Gennifer with a G Blog – Grandparents Managing Up Tips

Believe it or not, having a new baby and running your own business have many commonalities when it comes to managing various workstyles and personalities to keep things moving smoothly. Everyone involved has their own set of super skills and their own opinions about the right way to do things. 

In business, there are also investors who weigh in on how the business is run and you have a certain obligation to take in their suggestions. At home, the investors are the grandparents.  

It’s tricky to manage incoming feedback (solicited and unsolicited) from the older, wiser advisors. On one hand, they raised you and you have to assume they did some things right. On the other hand, there may be some things you know you’ll do differently. Everyone must acknowledge times have changed since the days when you were little and could cartwheel across the back of a station wagon at 60 MPH without causing concern from highway patrol. 

No matter what concerns you may begin to have about everyone’s involvement, I have some tried and true business tips that you can apply to managing your working relationship with “The Grandparents.”


This is a great way to onboard a new employee and, if you think about it, getting promoted to grandparent falls into that category.  However you want to share this (conversation followed by an emailed recap, a handbook of rules with a signed agreement), this is something you can even refer back to if everything goes off the rails.

You can even set up an “orientation” and invite them to attend courses with you like Infant CPR or How to Install a Car Seat. Some hospitals even do a Grandparent Boot Camp that teaches them current laws and rules around subjects like sleep safety.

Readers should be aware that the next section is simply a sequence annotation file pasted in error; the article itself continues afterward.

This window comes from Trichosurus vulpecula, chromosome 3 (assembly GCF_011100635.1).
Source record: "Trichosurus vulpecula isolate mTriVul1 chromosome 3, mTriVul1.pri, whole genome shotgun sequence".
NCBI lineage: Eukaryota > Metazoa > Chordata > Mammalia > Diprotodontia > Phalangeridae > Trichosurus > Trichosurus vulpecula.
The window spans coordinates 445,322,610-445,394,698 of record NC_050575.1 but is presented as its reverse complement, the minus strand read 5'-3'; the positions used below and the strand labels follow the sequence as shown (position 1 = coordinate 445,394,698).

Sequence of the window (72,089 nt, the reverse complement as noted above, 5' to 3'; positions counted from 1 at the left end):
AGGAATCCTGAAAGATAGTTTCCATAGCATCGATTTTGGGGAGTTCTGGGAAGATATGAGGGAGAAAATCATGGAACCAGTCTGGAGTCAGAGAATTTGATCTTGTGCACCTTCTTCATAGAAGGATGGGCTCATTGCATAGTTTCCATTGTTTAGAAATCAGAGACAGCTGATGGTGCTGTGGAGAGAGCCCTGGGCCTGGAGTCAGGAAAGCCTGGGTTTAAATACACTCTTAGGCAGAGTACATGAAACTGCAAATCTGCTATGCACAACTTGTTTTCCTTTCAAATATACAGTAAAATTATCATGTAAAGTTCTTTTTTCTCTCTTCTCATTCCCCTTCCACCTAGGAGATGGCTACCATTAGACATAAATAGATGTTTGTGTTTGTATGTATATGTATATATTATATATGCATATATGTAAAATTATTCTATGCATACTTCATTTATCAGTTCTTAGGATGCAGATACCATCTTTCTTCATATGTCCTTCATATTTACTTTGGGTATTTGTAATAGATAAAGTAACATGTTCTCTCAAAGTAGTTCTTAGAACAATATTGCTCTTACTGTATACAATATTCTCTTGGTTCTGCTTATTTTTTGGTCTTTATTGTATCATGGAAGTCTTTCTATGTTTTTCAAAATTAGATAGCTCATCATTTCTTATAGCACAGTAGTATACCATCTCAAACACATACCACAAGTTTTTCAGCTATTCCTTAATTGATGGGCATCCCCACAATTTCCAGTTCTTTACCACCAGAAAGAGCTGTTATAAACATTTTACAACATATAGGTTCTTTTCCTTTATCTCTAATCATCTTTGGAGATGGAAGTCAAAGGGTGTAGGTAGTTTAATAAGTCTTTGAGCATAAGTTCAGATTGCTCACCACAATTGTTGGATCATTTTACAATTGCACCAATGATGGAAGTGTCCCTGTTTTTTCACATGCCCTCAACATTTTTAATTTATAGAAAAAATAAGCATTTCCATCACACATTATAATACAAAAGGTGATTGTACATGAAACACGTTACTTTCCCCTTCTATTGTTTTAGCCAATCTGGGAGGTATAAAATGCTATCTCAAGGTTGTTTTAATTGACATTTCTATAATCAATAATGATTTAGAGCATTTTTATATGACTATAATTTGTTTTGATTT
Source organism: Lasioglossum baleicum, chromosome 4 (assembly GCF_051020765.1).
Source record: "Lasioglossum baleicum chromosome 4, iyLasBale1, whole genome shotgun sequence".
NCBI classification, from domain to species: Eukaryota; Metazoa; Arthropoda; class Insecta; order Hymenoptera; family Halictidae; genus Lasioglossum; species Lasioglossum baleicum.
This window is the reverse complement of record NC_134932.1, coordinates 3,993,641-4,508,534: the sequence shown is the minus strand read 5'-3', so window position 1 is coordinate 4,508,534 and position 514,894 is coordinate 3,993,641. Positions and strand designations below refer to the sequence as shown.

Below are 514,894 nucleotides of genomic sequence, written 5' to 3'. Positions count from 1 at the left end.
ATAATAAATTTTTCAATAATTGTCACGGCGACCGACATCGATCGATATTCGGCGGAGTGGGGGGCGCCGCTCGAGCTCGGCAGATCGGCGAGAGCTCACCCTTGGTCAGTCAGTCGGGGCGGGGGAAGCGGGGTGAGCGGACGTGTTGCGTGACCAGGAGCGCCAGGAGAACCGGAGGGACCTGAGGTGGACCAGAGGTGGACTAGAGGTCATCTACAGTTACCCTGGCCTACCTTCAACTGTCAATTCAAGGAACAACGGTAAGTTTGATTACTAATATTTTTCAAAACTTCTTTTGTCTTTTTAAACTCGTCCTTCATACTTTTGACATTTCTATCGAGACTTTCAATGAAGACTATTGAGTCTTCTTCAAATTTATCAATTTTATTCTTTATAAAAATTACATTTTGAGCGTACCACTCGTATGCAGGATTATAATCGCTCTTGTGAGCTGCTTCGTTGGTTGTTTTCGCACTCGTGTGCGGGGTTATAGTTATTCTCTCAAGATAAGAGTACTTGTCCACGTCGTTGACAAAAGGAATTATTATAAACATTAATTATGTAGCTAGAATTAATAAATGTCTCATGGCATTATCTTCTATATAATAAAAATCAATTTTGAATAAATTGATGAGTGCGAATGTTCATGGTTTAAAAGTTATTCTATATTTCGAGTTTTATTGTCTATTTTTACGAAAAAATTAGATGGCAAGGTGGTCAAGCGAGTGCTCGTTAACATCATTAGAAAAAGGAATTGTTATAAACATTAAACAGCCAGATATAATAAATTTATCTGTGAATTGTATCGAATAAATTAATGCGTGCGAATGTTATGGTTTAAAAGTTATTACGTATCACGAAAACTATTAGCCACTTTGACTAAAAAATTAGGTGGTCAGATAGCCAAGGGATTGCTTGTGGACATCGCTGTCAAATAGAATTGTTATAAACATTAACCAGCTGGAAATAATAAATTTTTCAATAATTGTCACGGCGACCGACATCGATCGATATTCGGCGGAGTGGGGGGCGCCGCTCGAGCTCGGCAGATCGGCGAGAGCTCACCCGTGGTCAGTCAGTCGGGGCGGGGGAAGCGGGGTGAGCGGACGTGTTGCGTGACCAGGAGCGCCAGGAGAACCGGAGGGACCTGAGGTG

Most grandparents will appreciate a regular check in with status items like “her first check up went great” or “he is sleeping cozy in the new pajamas you bought him.” Photos and even videos are great support material for the grandparent status reports. “I ventured out of the house and neither of us cried, please see photo reference [insert image of you and your baby enjoying being out of the house].”  Grandparents are more savvy than ever and can easily learn how to FaceTime or Skype which you can schedule in advance or do on-the-go. This is a great way for them to see for themselves how things are going.

When you feed the updates to them, you will be less likely to receive a call when you’re in the middle of a chaotic diaper change or finally getting a 3 minute nap. It puts the control in your hands and is a great tool in “managing up” to your (original) leaders. 


A new baby creates new roles, responsibilities and promotions. You were your parents’ child and still are but now you’ve accepted the new role as a mother or father. Your parents are promoted to grandparents. During this time, it’s helpful to have thoughtful conversations and an ongoing grace period for growth, trial and error. You as a newly minted parent will have ideas of how you’d like to run things. The old regime will have their lists of what works and what doesn’t. 

Be patient, be open, be flexible, be able to pivot.


Once you’ve established your dream team of people who love and care for your little one and have plans in place so everyone can be happy and thrive, it’s time to acknowledge everyone’s hard work with perks and bonuses. Everyone loves to hear they are doing a great job and grandparents are no exception. Recognition and appreciation goes a long way. A bonus can be doing something their way (if it differs from yours) when you are visiting them at their home. Maybe a handwritten note of appreciation or a “World’s Greatest Grandmother” gift is the way to go. Celebrating what’s right and acknowledging what they bring to the table really goes a long way and serves as positive reinforcement for all of the big and little things they do for your family.

Just remember, grandparents want to be recognized for doing a great job.

More importantly, grandparents are coming from a place of love.  You just need you to make some executive decisions and then lead the charge in how you want things done.

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